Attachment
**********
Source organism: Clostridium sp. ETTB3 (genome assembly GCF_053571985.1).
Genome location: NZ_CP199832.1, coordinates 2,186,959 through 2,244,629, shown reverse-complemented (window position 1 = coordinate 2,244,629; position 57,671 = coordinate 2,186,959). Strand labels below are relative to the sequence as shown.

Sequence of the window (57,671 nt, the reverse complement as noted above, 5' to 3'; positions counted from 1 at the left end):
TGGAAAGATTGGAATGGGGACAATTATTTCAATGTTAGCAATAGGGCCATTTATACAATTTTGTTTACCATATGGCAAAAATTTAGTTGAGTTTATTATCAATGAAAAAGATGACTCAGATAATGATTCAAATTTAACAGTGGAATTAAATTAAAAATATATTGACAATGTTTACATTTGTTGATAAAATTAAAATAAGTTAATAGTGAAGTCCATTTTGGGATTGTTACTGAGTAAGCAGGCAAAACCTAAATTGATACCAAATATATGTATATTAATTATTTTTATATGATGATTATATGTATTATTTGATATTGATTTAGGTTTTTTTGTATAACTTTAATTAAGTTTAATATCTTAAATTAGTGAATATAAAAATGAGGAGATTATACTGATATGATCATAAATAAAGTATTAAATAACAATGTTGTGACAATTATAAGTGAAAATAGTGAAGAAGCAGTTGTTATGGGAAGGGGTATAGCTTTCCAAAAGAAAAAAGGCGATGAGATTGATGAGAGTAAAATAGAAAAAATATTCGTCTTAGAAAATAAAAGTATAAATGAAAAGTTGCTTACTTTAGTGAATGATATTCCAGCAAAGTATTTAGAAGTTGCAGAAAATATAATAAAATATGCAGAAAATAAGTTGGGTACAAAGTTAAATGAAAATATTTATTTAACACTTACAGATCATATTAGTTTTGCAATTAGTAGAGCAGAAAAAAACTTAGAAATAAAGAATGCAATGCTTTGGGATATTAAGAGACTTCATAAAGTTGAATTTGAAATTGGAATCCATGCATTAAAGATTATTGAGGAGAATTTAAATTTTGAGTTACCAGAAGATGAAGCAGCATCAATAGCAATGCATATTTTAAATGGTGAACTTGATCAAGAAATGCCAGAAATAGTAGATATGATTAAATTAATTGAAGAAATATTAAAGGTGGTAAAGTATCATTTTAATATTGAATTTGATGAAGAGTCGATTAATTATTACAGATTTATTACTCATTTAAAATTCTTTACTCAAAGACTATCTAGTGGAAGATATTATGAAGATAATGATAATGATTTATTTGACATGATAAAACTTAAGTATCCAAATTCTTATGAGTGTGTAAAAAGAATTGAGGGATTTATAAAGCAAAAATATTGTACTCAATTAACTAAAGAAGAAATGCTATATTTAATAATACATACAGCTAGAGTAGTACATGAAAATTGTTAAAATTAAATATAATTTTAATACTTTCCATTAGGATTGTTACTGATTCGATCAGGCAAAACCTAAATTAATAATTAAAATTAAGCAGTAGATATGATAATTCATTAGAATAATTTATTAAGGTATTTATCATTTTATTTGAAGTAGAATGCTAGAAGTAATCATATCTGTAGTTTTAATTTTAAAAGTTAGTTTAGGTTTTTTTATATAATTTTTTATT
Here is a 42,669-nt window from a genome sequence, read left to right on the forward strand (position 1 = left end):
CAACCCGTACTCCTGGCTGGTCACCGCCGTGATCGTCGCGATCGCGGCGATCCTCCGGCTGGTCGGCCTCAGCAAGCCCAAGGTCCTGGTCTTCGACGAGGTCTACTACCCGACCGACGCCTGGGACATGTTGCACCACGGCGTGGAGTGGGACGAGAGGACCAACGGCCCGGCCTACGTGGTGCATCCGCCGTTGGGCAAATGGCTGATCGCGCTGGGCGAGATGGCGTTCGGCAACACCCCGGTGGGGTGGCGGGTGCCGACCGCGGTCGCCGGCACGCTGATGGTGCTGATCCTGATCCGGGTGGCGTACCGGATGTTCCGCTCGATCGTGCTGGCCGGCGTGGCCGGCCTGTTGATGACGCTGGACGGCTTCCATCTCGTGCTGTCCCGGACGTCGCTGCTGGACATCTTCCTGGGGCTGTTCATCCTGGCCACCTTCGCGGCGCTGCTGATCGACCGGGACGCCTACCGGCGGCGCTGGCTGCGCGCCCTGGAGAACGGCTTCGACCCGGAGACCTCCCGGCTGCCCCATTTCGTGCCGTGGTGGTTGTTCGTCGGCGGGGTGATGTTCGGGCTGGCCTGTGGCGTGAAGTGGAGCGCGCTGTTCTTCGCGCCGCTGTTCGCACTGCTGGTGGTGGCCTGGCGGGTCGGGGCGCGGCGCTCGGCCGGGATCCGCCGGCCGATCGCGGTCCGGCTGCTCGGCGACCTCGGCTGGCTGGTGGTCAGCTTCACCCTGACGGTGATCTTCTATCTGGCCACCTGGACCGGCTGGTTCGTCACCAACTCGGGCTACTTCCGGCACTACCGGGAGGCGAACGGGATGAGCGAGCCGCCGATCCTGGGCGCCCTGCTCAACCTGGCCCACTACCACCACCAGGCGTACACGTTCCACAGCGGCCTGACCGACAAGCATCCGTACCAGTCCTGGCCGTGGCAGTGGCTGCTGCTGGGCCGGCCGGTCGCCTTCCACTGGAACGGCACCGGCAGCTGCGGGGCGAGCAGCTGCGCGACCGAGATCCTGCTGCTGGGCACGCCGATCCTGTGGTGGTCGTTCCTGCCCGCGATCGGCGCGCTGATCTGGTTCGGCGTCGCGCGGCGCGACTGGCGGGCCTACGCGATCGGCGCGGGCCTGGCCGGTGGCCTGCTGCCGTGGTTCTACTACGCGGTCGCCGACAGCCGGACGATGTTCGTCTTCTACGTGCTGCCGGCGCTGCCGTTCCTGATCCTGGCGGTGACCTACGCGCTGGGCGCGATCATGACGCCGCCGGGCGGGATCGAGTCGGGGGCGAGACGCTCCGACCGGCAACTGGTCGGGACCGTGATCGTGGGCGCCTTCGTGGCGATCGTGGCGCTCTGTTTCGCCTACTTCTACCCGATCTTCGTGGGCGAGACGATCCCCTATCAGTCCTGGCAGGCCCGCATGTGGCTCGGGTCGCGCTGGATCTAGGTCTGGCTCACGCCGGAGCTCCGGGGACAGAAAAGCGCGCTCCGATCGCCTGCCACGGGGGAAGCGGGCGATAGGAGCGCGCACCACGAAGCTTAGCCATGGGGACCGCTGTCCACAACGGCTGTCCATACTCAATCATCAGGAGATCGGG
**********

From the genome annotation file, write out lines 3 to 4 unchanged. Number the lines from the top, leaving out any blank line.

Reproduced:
Sequence of the window (57,671 nt, the reverse complement as noted above, 5' to 3'; positions counted from 1 at the left end):
TGGAAAGATTGGAATGGGGACAATTATTTCAATGTTAGCAATAGGGCCATTTATACAATTTTGTTTACCATATGGCAAAAATTTAGTTGAGTTTATTATCAATGAAAAAGATGACTCAGATAATGATTCAAATTTAACAGTGGAATTAAATTAAAAATATATTGACAATGTTTACATTTGTTGATAAAATTAAAATAAGTTAATAGTGAAGTCCATTTTGGGATTGTTACTGAGTAAGCAGGCAAAACCTAAATTGATACCAAATATATGTATATTAATTATTTTTATATGATGATTATATGTATTATTTGATATTGATTTAGGTTTTTTTGTATAACTTTAATTAAGTTTAATATCTTAAATTAGTGAATATAAAAATGAGGAGATTATACTGATATGATCATAAATAAAGTATTAAATAACAATGTTGTGACAATTATAAGTGAAAATAGTGAAGAAGCAGTTGTTATGGGAAGGGGTATAGCTTTCCAAAAGAAAAAAGGCGATGAGATTGATGAGAGTAAAATAGAAAAAATATTCGTCTTAGAAAATAAAAGTATAAATGAAAAGTTGCTTACTTTAGTGAATGATATTCCAGCAAAGTATTTAGAAGTTGCAGAAAATATAATAAAATATGCAGAAAATAAGTTGGGTACAAAGTTAAATGAAAATATTTATTTAACACTTACAGATCATATTAGTTTTGCAATTAGTAGAGCAGAAAAAAACTTAGAAATAAAGAATGCAATGCTTTGGGATATTAAGAGACTTCATAAAGTTGAATTTGAAATTGGAATCCATGCATTAAAGATTATTGAGGAGAATTTAAATTTTGAGTTACCAGAAGATGAAGCAGCATCAATAGCAATGCATATTTTAAATGGTGAACTTGATCAAGAAATGCCAGAAATAGTAGATATGATTAAATTAATTGAAGAAATATTAAAGGTGGTAAAGTATCATTTTAATATTGAATTTGATGAAGAGTCGATTAATTATTACAGATTTATTACTCATTTAAAATTCTTTACTCAAAGACTATCTAGTGGAAGATATTATGAAGATAATGATAATGATTTATTTGACATGATAAAACTTAAGTATCCAAATTCTTATGAGTGTGTAAAAAGAATTGAGGGATTTATAAAGCAAAAATATTGTACTCAATTAACTAAAGAAGAAATGCTATATTTAATAATACATACAGCTAGAGTAGTACATGAAAATTGTTAAAATTAAATATAATTTTAATACTTTCCATTAGGATTGTTACTGATTCGATCAGGCAAAACCTAAATTAATAATTAAAATTAAGCAGTAGATATGATAATTCATTAGAATAATTTATTAAGGTATTTATCATTTTATTTGAAGTAGAATGCTAGAAGTAATCATATCTGTAGTTTTAATTTTAAAAGTTAGTTTAGGTTTTTTTATATAATTTTTTATT